[ExI] taste test: water on Mars N. pole
thespike at satx.rr.com
Fri Aug 1 19:53:31 UTC 2008
LOS ANGELES: NASA's Phoenix lander has confirmed that there is water
at the Red Planet's north pole following the analysis of a Martian
surface soil sample.
The discovery was made after the lander's robotic arm delivered a
sample this week to an instrument onboard that identifies vapours
through heating samples.
"We have water," said William Boynton of the University of Arizona in
Tucson, lead scientist for the lander's 'oven', the Thermal and
Evolved-Gas Analyser (TEGA).
"We've seen evidence for this water ice before in observations by the
Mars Odyssey orbiter and in disappearing chunks observed by Phoenix
last month, but this is the first time Martian water has been touched
and tasted," he said.
Earlier, NASA officials said the Phoenix's mission had been extended
until the end of September, describing its progress so far as "very
Michael Meyer, chief scientist of NASA's Mars Exploration Program,
told reporters that the lander's minimum objectives had been achieved
and that "full mission success" was expected.
"It's been very successful and Mars had proven itself to be very
interesting. Mechanically the spacecraft is operating great, and
there's plenty of power margin to carry us beyond the waning summer,"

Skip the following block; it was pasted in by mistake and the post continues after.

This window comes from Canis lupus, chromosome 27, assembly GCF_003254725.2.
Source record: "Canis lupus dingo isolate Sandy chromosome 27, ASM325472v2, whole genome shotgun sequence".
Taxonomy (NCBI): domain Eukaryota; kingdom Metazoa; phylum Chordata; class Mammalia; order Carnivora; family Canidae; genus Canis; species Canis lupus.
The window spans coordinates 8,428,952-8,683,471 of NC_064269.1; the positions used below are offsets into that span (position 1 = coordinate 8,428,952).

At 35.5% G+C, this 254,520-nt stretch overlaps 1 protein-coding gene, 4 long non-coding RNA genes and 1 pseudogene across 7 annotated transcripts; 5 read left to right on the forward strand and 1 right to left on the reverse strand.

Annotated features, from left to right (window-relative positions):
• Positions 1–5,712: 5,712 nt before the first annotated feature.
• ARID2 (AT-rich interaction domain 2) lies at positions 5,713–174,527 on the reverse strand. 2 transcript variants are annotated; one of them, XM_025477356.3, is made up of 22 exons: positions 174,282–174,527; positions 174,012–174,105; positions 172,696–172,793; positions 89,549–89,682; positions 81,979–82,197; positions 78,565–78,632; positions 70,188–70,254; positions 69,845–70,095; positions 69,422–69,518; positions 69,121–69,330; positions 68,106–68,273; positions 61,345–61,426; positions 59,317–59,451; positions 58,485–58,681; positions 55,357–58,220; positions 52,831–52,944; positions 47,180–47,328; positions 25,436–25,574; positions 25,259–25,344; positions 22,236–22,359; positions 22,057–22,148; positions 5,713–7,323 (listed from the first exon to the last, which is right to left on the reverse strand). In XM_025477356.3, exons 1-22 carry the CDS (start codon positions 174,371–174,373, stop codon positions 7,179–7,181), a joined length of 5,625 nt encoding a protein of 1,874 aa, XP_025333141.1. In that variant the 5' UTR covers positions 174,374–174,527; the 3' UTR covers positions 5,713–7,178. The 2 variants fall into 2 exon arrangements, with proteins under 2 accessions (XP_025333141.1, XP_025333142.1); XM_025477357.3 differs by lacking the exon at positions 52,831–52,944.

Meyer said. "With that, what I'd like to do is announce that we're
going to extend the mission to go till the end of the fiscal year
The lander started digging trenches into Martian soil after touching
down near the planet's north pole on 25 May, revealing a white
substance that scientists suspected was ice in June.
University of Arizona scientist Peter Smith, Phoenix's principal
investigator, said ice scooped up by Phoenix's robotic digging arm
was being analysed to see if conditions on Mars could have supported life.
"We're looking to understand the history of the ice, by trying to
figure out if this ice has ever melted, and through melting has
created a liquid environment that modifies soil," Smith said.
"We're just getting the data back. Through this we also hope to
resolve questions, [such as]: is this a habitable zone on Mars?" he
said. Habitable "meaning that we have periodic liquid water,
materials that are the basic ingredients for lifeforms."
Smith said chemical analyses which indicated soil was alkaline had
baffled scientists. "This is a mystery ... this is a typically acidic
environment, perhaps this had to do with a nearby crater," he said.
Although important nutrients including sodium, potassium and
magnesium had been discovered, no organic materials had been found so far.
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